News from ILEETA 2010: Opening ceremonies
Executive Director (Emeritus) Ed Nowicki spoke of the seven words on which ILEETA is founded: “Wisdom and courage through knowledge and skill”
Following the Presentation of Colors, a rousing rendition of the National Anthem by Commander Paul Ruffolo of Bensonville (Ill.) PD, and some early opening remarks, ILEETA Executive Director (Emeritus) Ed Nowicki spoke of the seven words on which the organization is founded: “Wisdom and courage through knowledge and skill.” Nowicki then reminded the standing-room-only crowd that ILEETA is focused on providing three simple things:
1. the best possible training every year
2. as many member benefits as possible
3. a good line of member communication
“You are special people,” Nowicki said. “You go out there and train the people — you give ‘em all you can. You can’t give ‘em more than that. If you’ve ever had someone tell you they were glad they attended your training... If you’ve ever heard someone say, ‘It saved my bacon...’ If they told you that, there’s nothing in the world that can give you that feeling like when somebody tells you that.”
Nowicki then paraphrased General Douglas MacArthur said, who said (as he testified before a Congressional hearing after being fired by President Truman), that old soldiers never die, they just fade away. “Well, I want you guys to think about something. Now that I’m getting a little long in the tooth, that old law enforcement trainers and educators never die. They don’t fade away... they live on in the people they train, and the people they train, and the people they train, and it goes on and on.”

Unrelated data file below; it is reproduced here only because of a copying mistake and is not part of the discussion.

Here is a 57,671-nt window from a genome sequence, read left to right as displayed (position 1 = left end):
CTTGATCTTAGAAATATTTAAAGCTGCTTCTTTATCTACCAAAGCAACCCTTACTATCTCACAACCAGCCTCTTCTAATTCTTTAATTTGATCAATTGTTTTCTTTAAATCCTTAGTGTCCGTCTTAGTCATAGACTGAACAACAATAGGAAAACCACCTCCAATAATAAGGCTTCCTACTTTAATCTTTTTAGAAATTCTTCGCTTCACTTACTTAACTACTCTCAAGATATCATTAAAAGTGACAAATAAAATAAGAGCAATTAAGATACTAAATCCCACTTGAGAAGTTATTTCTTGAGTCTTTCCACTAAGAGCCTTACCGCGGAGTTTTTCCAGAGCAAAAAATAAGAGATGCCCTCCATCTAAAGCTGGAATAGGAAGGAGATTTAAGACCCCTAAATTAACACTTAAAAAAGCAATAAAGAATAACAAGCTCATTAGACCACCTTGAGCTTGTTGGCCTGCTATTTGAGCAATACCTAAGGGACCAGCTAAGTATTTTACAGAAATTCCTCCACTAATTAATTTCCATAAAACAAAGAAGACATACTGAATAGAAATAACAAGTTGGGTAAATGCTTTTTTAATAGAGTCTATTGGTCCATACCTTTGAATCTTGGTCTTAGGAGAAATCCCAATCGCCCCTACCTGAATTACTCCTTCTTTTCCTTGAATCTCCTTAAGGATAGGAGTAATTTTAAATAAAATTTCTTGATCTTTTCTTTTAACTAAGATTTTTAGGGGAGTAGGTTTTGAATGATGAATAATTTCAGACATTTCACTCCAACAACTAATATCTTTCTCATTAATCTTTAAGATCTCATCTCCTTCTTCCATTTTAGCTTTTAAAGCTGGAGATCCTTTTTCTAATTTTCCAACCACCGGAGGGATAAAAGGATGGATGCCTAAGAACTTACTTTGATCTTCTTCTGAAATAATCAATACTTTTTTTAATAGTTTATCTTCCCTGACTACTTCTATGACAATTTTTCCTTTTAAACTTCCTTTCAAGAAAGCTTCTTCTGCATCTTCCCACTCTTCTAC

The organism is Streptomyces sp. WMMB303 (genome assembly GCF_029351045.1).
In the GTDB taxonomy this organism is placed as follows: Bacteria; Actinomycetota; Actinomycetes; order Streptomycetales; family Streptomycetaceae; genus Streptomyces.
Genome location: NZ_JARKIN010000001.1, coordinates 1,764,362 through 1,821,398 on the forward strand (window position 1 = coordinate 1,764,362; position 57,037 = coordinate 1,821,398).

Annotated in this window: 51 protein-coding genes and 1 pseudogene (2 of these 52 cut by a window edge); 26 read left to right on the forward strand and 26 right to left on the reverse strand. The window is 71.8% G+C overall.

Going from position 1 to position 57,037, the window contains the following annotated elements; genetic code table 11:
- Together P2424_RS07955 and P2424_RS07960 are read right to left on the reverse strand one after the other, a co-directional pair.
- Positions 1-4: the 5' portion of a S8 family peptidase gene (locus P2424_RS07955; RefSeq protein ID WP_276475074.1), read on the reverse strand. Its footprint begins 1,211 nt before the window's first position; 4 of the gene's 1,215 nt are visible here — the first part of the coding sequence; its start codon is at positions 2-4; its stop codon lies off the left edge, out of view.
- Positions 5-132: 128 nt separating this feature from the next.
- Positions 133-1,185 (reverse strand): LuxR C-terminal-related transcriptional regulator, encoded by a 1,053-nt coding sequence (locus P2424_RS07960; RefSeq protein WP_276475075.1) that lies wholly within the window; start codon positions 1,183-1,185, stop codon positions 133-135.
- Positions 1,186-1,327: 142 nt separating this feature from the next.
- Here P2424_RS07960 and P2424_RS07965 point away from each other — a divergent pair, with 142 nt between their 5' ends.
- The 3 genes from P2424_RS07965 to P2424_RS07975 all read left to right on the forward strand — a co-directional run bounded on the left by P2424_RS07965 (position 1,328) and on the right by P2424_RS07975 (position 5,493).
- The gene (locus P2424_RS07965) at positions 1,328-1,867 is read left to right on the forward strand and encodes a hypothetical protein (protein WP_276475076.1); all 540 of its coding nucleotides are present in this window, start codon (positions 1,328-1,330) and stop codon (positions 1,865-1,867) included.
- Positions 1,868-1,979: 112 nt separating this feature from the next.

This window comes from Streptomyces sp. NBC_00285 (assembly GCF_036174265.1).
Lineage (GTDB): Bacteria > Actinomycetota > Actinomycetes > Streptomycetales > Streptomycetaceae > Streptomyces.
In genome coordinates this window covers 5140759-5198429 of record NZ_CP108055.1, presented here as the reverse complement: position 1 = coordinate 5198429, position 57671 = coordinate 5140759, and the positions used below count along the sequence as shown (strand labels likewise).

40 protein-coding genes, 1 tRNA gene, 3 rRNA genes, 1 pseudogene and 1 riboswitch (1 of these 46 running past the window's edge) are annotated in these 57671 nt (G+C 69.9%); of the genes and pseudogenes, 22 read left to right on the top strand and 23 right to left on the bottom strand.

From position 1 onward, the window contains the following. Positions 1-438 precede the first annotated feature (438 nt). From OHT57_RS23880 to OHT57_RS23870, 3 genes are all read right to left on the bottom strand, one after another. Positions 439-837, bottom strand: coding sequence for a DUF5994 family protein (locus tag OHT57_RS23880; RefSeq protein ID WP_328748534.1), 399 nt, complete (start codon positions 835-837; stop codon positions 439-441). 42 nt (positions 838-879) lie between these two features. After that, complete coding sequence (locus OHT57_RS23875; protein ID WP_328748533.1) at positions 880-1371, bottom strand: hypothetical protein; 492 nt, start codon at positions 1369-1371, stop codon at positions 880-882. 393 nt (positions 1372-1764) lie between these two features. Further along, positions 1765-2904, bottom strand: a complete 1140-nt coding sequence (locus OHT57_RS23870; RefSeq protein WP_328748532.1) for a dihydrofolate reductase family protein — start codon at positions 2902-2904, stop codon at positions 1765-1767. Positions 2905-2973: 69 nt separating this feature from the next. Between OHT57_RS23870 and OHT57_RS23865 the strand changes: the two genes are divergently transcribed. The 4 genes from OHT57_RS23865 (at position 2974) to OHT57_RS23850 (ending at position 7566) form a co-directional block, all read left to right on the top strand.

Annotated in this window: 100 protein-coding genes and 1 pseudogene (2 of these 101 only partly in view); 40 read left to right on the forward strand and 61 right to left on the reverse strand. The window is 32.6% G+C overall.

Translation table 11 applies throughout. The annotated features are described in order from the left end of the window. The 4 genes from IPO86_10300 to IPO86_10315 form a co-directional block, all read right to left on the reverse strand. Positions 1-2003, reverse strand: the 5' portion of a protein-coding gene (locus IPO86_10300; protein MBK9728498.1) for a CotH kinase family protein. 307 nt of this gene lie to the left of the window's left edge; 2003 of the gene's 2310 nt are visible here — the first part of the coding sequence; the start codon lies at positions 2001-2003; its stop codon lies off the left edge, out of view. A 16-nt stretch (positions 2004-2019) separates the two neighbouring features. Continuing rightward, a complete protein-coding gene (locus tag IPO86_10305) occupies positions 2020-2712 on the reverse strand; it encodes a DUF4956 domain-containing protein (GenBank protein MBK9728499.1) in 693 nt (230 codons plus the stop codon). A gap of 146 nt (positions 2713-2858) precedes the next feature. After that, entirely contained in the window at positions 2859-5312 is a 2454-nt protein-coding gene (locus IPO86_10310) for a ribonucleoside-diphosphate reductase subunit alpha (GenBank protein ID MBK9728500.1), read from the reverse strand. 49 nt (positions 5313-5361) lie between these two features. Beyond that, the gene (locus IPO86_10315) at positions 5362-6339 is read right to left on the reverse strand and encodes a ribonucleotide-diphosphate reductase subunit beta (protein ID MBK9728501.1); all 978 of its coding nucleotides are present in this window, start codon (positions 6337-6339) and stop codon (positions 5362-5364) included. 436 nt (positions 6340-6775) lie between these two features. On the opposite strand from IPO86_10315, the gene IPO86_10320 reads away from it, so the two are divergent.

Nowicki concluded with some wisdom drawn from the side of a Celestial Seasonings Tea box. He read: “The person who lives the most is not the one with the most years, but with the richest experiences. And you people have those rich life expereiences. And you pass that along.”
Welcome to Wheeling
Next at the podium was Judy Abruscato, President of the Village of Wheeling, which has hosted ILEETA for the last several years. Just last night the Villiage declared this to be “law enforcement training week.”
“I came today to welcome you to Wheeling, but I’m overwhelmed by how you’ve welcomed us,” Abruscato said. “What I want to say to you is that we appreciate what you do for us — what you do to help us live in a safe environment. Thank you to you, and to your families. We want to make Wheeling your home. Thank you so much for he opportunity to welcome you here.”
Dale Stockton of Law Officer magazine then presented the Trainer of the Year Award to Dave Spaulding. Spaulding is due to arrive tomorrow, so he encouraged every single attendees to congratulate him on the award. “Let’s see if we can wear him out,” Stockton said.
“Congratulations Dave, from everyone at PoliceOne,” respectfully submitted by yours truly.
For thirty years, the Street Survival Seminar has provided hundreds of thousands of police officers with insights and ideas for staying safe on patrol. Held more than three dozen times every year, the Seminar has visited virtually every state in the Union — including Alaska and Hawaii — on at least one occasion. It’s been held in hundreds of cities in America — some locations, such as Las Vegas and Atlantic City, have become annual events. Other locations — like Cleveland, Dallas, Ft. Lauderdale, Kansas City, New Orleans, Minneapolis, Phoenix, and San Diego — are visited once every two or three years.